Jun 3, 2019

Canadian government inquiry rules deaths of indigenous women a "genocide"

Justin Trudeau speaks at the closing ceremony marking the conclusion of the National Inquiry into Missing and Murdered Indigenous Women and Girls. Photo: Andrew Meade/AFP/Getty Images

A Canadian government inquiry into the deaths and disappearances of more than 1,000 indigenous women in recent decades has deemed the situation a "genocide," blaming long-standing "colonial and discriminatory policies" for the tragedy.

Driving the news: The inquiry, launched by Prime Minister Justin Trudeau's administration in 2016, issued its final report Monday. The 1,200-page report details how the marginalization of indigenous women led to safety issues that subjected them to increased levels of violence, which had become normalized. The report also issued several calls to action to address the "crisis."

"This violence amounts to a race-based genocide of Indigenous Peoples, including First Nations, Inuit, and Métis, which especially targets women, girls, and 2SLGBTQQIA people.”
— Volume 1a of the report

Context: 2SLGBTQQIA includes members of the two-spirit, lesbian, gay, bisexual, transgender, questioning, queer, intersexual and asexual communities, according to Reuters.

Why it matters: Per 2016 census data, native people make up 4.9% of Canada's total population and are growing at nearly four times the rate of non-native populations since 2006. Yet like many colonized nations, rifts still exist between native populations and state governments. This inquiry is one step toward understanding and addressing that issue.

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Stocks fall 4% as sell-off worsens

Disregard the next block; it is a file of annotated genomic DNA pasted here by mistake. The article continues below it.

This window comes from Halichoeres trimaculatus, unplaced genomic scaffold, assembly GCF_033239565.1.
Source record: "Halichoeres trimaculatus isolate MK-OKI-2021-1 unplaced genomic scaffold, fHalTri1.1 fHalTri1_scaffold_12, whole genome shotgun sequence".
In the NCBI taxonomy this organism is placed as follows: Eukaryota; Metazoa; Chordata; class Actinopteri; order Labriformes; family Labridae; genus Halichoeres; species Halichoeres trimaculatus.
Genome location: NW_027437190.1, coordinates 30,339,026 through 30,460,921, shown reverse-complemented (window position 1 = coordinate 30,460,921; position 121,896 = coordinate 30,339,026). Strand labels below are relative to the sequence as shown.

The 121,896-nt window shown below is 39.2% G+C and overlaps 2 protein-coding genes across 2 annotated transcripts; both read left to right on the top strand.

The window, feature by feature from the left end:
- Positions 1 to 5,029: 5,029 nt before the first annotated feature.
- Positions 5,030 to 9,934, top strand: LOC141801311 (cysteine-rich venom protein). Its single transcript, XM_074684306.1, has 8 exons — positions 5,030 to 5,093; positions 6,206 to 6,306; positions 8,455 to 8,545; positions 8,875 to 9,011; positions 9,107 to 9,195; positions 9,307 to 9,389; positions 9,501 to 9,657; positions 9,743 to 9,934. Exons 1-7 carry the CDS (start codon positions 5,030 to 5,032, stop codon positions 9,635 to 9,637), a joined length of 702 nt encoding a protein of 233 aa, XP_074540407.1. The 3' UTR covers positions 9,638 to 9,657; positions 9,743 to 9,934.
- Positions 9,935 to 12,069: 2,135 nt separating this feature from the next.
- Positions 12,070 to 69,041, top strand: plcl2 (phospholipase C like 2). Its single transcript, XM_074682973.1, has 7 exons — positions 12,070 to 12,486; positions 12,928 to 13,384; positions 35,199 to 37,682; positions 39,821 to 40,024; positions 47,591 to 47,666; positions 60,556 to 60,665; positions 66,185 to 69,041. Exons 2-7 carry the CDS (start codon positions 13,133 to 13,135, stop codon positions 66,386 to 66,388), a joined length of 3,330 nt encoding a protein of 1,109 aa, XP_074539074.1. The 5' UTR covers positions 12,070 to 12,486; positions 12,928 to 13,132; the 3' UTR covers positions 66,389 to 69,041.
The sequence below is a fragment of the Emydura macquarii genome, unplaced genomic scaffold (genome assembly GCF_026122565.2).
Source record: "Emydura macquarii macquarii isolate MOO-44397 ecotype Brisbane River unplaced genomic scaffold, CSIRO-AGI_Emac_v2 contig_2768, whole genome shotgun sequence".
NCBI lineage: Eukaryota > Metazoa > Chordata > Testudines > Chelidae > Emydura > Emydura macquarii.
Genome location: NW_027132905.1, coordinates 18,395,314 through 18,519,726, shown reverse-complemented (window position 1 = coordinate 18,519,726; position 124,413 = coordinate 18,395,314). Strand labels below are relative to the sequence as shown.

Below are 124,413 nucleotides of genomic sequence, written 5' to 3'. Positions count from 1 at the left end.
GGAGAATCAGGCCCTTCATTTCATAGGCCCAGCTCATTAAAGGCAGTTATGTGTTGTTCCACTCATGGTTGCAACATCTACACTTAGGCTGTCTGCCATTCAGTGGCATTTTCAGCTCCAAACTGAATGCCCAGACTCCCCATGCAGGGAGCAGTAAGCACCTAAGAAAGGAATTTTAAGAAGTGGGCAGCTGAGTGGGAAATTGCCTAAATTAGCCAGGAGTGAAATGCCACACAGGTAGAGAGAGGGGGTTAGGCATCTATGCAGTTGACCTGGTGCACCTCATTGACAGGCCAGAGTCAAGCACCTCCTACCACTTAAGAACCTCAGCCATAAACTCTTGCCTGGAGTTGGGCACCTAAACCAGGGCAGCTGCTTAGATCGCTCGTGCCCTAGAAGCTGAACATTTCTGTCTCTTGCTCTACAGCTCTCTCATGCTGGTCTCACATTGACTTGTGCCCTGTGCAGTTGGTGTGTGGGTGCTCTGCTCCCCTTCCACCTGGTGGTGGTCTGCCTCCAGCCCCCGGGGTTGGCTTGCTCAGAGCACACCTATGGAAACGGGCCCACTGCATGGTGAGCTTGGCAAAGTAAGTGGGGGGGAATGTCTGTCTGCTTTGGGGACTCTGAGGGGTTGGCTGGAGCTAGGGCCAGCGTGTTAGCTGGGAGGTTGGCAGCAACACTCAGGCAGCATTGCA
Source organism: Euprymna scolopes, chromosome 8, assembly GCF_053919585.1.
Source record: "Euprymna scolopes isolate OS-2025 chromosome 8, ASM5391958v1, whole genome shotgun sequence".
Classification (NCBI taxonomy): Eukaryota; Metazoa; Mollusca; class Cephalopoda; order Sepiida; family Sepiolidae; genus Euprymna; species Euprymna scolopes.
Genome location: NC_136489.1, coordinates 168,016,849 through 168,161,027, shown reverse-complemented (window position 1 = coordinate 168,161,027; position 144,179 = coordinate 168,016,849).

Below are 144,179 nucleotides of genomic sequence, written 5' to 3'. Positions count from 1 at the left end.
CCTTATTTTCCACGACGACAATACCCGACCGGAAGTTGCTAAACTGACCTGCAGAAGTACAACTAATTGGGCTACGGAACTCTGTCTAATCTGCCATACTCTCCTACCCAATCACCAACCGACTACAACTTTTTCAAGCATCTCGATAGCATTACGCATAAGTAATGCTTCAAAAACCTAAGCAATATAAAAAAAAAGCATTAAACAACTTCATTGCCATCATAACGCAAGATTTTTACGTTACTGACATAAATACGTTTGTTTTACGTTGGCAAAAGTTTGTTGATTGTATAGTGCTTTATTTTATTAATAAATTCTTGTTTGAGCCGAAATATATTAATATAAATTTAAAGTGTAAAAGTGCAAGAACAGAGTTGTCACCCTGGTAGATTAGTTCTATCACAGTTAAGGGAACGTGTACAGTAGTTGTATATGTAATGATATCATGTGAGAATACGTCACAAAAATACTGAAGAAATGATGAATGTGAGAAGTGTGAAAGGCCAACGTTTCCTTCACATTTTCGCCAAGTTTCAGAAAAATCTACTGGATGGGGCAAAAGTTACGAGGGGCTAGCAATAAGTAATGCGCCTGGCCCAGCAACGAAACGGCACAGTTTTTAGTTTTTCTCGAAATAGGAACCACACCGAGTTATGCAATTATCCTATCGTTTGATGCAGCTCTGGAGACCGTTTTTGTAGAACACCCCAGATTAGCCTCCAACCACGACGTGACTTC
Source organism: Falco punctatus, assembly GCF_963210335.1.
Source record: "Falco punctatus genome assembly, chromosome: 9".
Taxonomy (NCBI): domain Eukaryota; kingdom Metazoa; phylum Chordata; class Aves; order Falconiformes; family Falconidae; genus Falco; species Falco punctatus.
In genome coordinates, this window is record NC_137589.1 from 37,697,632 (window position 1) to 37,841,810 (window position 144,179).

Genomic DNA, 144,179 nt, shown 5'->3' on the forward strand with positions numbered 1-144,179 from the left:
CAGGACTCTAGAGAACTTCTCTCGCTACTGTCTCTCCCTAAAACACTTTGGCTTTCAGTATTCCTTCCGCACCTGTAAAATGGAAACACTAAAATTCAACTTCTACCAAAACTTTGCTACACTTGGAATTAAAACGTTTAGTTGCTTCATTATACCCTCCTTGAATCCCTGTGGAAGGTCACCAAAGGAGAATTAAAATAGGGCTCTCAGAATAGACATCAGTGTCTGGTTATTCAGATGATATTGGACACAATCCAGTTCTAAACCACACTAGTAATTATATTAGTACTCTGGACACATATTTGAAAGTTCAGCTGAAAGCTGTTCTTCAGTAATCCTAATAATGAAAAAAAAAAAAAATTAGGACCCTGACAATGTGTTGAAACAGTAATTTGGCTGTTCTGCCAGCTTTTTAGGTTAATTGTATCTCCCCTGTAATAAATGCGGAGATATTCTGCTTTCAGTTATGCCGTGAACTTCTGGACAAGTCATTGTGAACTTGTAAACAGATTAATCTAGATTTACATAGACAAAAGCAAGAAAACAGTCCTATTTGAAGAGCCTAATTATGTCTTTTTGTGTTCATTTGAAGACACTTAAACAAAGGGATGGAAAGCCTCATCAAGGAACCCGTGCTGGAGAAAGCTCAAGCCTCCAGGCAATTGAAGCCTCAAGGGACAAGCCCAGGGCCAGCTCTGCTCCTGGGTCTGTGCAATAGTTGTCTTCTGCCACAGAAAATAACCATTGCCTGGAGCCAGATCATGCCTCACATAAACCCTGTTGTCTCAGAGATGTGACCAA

A trader on the floor of the New York Stock Exchange. Photo: Johannes Eisele/AFP via Getty Images

Stocks fell more than 4% on Thursday, extending the market’s worst week since the financial crisis in 2008 following a spike in coronavirus cases around the world.

The big picture: All three indices closed in correction territory on Thursday, down over 10% from their recent record-highs amid a global market rout.

Coronavirus updates: California monitors 8,400 potential cases

Data: The Center for Systems Science and Engineering at Johns Hopkins, the CDC, and China's Health Ministry. Note: China numbers are for the mainland only and U.S. numbers include repatriated citizens.

33 people in California have tested positive for the coronavirus, and health officials are monitoring 8,400 people who have recently returned from "points of concern," Gov. Gavin Newsom said Thursday.

The big picture: COVID-19 has killed more than 2,800 people and infected over 82,000 others in some 50 countries and territories. The novel coronavirus is now affecting every continent but Antarctica, and the WHO said Wednesday the number of new cases reported outside China has exceeded those inside the country for the first time.

Go deeperArrowUpdated 1 hour ago - Health

Watchdog opens probe into VA secretary over handling of sexual assault claim

VA Secretary Robert Wilkie on Fox Business Network’s "The Evening Edit" on Jan. 7. Photo: Steven Ferdman/Getty Images

The Department of Veterans Affairs Inspector General Michael Missal said Thursday he had opened an investigation into VA Secretary Robert Wilkie after lawmakers demanded an inquiry into his handling of a sexual misconduct report, the Washington Post reports.

Context: Wilkie allegedly "worked to discredit" the credibility of Democratic aide and veteran Andrea Goldstein after she reported last fall "that a man groped and propositioned her in the main lobby of the agency's D.C. Medical Center," a senior VA official told the Post.